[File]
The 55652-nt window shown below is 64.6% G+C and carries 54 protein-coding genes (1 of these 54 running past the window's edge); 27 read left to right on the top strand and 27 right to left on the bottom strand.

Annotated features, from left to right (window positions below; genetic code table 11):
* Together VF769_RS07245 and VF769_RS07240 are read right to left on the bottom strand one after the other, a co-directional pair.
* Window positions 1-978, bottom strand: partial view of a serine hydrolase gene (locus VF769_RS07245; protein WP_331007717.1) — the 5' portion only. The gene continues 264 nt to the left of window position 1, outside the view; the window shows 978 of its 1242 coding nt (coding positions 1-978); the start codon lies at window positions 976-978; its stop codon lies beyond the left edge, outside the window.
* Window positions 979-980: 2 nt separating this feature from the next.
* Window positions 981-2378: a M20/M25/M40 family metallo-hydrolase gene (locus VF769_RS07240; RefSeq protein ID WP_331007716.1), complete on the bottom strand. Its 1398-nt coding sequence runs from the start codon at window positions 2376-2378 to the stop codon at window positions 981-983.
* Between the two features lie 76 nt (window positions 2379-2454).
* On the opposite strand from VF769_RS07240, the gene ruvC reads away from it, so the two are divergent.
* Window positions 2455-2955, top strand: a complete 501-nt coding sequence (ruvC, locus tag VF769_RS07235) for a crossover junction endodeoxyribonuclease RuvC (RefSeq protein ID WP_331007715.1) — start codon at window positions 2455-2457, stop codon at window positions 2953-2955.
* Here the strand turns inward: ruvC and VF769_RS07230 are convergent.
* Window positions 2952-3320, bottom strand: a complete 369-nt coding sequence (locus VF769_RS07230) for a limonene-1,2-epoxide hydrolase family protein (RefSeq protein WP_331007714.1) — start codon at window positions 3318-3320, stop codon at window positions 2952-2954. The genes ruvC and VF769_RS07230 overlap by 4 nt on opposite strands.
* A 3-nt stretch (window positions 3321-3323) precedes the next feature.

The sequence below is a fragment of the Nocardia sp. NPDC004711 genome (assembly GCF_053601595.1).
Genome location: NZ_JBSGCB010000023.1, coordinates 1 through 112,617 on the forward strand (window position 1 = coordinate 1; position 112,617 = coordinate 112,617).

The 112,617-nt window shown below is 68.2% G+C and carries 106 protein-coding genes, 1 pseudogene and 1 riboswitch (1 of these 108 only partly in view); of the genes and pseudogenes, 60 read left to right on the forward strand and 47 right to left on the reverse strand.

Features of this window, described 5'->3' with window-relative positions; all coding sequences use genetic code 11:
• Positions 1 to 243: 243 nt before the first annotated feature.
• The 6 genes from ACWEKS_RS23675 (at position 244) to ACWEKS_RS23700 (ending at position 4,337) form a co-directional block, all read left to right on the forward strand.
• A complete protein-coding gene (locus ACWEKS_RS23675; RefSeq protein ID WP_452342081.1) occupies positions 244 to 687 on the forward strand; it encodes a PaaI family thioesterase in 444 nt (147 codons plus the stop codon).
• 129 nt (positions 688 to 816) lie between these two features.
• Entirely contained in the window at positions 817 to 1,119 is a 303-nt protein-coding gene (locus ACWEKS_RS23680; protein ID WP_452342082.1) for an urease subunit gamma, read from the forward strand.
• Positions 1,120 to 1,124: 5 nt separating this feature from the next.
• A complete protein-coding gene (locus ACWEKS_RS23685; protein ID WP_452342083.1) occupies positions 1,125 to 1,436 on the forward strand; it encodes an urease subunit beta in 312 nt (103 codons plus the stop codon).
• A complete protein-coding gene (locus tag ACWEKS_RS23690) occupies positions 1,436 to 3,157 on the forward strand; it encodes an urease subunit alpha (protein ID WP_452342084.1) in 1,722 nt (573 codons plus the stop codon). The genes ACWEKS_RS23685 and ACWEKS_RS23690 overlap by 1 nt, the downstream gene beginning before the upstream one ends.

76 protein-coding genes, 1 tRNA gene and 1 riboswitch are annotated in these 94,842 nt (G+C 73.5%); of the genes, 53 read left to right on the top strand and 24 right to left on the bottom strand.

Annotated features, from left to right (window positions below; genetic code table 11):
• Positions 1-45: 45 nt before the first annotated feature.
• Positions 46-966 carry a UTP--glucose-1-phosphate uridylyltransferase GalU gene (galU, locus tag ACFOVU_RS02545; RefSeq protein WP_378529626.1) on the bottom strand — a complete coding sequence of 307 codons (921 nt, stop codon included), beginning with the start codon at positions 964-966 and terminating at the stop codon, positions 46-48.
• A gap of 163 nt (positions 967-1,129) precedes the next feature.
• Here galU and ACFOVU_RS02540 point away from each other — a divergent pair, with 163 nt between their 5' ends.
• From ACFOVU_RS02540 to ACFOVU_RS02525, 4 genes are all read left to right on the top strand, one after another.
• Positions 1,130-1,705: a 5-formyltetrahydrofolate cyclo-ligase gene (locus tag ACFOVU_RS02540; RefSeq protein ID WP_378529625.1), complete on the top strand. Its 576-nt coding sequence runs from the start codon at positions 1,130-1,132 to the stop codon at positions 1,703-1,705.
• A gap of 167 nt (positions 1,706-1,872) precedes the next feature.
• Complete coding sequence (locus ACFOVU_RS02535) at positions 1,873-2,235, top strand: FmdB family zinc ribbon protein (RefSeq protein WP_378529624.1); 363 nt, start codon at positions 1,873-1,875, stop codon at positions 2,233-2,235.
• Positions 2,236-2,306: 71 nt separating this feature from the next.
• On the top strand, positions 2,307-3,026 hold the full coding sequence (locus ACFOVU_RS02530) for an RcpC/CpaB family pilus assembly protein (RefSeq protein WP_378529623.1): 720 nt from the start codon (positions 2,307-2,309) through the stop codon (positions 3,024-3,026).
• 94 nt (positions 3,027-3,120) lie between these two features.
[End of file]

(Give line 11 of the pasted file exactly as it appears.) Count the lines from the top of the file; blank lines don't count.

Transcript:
* Window positions 2952-3320, bottom strand: a complete 369-nt coding sequence (locus VF769_RS07230) for a limonene-1,2-epoxide hydrolase family protein (RefSeq protein WP_331007714.1) — start codon at window positions 3318-3320, stop codon at window positions 2952-2954. The genes ruvC and VF769_RS07230 overlap by 4 nt on opposite strands.